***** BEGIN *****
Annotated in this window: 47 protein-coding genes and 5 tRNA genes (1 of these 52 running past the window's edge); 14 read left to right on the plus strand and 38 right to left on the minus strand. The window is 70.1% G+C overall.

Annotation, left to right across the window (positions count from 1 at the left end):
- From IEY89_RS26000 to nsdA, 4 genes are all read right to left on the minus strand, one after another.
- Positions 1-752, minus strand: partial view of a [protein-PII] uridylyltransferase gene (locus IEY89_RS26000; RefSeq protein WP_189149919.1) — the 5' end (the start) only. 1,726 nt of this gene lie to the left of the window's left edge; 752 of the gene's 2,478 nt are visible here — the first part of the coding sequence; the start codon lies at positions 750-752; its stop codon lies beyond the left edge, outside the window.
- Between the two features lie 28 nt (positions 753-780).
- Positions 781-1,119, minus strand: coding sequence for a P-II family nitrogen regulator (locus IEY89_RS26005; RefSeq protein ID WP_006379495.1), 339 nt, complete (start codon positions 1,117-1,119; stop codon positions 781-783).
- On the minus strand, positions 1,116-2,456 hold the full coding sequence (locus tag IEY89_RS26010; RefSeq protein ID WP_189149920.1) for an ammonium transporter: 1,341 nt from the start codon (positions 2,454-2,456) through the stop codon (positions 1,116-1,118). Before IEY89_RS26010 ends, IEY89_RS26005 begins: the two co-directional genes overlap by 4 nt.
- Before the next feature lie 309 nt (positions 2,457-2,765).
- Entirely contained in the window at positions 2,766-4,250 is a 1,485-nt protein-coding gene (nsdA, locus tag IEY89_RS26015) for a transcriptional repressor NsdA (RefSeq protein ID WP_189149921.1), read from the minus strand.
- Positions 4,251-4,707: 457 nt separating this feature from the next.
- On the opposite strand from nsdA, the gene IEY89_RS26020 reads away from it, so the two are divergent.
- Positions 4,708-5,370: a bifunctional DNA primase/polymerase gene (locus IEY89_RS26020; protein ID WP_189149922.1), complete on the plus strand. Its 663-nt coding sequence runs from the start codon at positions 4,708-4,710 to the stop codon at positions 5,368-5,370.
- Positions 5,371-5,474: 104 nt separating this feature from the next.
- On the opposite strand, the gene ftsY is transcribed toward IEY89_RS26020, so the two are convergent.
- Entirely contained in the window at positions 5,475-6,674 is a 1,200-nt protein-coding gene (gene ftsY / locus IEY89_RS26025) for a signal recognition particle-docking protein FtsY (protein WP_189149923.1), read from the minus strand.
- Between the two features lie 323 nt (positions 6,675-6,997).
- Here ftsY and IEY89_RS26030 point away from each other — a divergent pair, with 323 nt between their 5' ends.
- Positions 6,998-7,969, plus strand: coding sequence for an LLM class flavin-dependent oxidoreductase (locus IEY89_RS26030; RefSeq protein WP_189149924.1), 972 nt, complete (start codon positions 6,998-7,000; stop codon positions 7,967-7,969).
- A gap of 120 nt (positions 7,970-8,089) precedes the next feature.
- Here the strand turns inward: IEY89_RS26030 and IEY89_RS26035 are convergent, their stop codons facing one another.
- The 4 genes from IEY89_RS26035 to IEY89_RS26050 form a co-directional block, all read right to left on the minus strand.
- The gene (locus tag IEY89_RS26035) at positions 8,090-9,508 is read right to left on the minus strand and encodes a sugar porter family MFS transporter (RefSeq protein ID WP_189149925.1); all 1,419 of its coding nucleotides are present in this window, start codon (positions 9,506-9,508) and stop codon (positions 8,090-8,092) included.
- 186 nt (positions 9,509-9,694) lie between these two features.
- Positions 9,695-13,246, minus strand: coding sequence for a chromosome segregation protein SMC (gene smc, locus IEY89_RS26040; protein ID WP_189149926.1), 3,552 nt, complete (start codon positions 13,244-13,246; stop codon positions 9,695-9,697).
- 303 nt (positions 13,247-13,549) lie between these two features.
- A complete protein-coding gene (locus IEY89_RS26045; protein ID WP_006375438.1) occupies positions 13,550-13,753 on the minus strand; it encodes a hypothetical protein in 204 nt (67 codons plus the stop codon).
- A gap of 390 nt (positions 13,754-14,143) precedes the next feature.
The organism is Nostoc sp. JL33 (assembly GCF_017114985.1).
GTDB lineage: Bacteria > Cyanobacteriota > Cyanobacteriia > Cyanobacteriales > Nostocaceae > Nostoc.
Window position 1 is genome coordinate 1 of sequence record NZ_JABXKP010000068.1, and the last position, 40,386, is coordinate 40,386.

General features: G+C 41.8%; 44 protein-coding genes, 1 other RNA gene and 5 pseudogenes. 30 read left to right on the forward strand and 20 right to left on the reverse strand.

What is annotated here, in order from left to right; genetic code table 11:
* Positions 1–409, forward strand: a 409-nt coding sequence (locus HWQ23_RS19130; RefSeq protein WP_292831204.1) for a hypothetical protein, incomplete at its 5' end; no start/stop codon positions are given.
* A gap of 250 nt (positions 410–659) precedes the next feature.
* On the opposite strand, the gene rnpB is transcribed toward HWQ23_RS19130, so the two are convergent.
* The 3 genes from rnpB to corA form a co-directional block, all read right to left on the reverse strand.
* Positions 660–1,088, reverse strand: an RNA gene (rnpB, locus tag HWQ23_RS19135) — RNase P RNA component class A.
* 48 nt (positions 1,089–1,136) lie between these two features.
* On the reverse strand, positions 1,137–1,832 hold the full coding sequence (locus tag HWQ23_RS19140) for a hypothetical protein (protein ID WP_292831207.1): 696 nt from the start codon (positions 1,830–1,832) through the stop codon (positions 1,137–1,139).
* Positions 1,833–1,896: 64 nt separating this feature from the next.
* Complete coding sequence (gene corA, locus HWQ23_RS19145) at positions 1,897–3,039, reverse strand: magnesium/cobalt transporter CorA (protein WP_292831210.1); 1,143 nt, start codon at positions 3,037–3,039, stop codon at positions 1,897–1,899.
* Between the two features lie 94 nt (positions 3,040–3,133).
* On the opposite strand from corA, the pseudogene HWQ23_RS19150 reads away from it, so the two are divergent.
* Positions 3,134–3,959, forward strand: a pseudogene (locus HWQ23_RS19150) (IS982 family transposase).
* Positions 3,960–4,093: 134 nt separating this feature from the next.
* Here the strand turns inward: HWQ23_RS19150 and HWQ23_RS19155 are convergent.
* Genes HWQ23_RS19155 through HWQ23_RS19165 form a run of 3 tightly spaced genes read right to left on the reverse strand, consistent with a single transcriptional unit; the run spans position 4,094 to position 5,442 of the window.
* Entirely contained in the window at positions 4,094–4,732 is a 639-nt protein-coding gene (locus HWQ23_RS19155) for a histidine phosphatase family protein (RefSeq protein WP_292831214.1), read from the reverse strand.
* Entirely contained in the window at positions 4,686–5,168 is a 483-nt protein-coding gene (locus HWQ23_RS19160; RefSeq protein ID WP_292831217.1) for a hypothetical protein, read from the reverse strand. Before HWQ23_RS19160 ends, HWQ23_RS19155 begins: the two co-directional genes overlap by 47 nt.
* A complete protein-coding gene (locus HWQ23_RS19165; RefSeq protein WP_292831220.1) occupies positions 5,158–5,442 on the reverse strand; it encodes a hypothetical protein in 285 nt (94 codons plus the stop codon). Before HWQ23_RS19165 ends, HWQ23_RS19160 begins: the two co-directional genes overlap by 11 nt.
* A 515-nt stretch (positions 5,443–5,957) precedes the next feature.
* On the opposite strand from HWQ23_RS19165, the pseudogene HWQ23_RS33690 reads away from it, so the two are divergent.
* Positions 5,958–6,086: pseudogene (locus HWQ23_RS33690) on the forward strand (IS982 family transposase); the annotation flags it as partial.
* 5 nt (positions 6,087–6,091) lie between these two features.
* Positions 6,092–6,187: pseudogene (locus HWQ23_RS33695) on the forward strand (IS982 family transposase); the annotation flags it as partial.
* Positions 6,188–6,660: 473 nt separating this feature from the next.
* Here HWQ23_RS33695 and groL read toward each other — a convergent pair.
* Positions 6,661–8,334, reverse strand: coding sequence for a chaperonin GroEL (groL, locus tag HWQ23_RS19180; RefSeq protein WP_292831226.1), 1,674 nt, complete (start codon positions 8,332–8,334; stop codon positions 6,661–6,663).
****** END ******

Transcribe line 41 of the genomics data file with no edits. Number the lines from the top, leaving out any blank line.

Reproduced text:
* Complete coding sequence (gene corA, locus HWQ23_RS19145) at positions 1,897–3,039, reverse strand: magnesium/cobalt transporter CorA (protein WP_292831210.1); 1,143 nt, start codon at positions 3,037–3,039, stop codon at positions 1,897–1,899.